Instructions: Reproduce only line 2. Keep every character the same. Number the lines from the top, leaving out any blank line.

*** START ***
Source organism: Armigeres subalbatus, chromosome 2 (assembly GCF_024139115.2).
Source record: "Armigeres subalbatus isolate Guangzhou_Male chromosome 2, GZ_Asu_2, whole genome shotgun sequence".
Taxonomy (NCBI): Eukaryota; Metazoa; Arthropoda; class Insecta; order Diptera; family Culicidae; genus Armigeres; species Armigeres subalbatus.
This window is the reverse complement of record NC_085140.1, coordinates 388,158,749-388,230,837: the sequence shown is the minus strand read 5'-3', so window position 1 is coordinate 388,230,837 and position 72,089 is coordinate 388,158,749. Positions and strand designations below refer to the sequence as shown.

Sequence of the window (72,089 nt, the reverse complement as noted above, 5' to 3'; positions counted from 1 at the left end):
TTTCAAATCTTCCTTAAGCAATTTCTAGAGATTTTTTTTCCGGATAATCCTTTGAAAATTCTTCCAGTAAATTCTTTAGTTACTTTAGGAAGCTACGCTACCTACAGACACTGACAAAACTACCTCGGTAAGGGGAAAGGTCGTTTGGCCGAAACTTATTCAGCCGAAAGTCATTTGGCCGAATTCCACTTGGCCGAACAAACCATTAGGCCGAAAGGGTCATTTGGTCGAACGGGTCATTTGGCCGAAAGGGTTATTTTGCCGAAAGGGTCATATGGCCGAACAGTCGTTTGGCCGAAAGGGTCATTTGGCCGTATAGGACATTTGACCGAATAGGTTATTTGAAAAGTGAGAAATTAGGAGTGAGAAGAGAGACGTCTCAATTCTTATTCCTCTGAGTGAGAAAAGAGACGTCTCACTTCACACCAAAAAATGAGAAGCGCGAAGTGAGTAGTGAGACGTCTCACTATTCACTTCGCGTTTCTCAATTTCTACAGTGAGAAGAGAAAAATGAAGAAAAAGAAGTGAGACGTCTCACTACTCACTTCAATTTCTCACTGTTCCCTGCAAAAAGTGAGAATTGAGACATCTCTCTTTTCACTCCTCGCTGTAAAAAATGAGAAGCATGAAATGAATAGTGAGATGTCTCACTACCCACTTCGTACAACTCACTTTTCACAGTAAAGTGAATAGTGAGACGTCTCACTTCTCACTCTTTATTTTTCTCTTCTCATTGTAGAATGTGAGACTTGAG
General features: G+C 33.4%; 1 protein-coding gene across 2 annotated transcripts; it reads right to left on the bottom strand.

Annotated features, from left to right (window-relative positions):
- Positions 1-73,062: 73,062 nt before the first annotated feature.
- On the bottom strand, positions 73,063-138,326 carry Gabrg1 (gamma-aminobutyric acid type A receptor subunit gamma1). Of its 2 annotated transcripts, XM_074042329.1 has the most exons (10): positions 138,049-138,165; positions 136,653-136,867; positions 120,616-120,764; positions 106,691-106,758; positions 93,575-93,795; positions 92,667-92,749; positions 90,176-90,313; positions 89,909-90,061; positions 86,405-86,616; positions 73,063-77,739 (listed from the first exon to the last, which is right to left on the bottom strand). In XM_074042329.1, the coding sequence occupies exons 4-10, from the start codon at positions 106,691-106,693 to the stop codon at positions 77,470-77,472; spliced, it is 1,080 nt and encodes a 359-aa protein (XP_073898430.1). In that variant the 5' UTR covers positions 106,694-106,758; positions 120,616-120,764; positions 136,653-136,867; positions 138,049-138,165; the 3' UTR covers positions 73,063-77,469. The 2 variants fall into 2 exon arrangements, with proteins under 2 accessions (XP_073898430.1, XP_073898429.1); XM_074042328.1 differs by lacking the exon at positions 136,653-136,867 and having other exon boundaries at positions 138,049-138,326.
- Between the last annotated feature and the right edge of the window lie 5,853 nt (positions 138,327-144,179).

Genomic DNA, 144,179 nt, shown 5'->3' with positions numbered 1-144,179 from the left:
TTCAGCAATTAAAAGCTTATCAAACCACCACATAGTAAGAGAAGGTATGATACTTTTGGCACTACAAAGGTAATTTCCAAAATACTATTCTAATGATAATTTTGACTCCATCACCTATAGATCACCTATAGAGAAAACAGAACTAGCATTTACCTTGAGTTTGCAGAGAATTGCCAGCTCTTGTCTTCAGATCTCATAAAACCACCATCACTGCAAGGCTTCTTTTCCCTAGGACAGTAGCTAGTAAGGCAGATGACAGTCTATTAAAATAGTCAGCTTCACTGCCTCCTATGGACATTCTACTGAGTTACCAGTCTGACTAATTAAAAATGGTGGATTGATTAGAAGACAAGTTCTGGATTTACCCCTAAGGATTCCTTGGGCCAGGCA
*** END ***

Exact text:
Source record: "Armigeres subalbatus isolate Guangzhou_Male chromosome 2, GZ_Asu_2, whole genome shotgun sequence".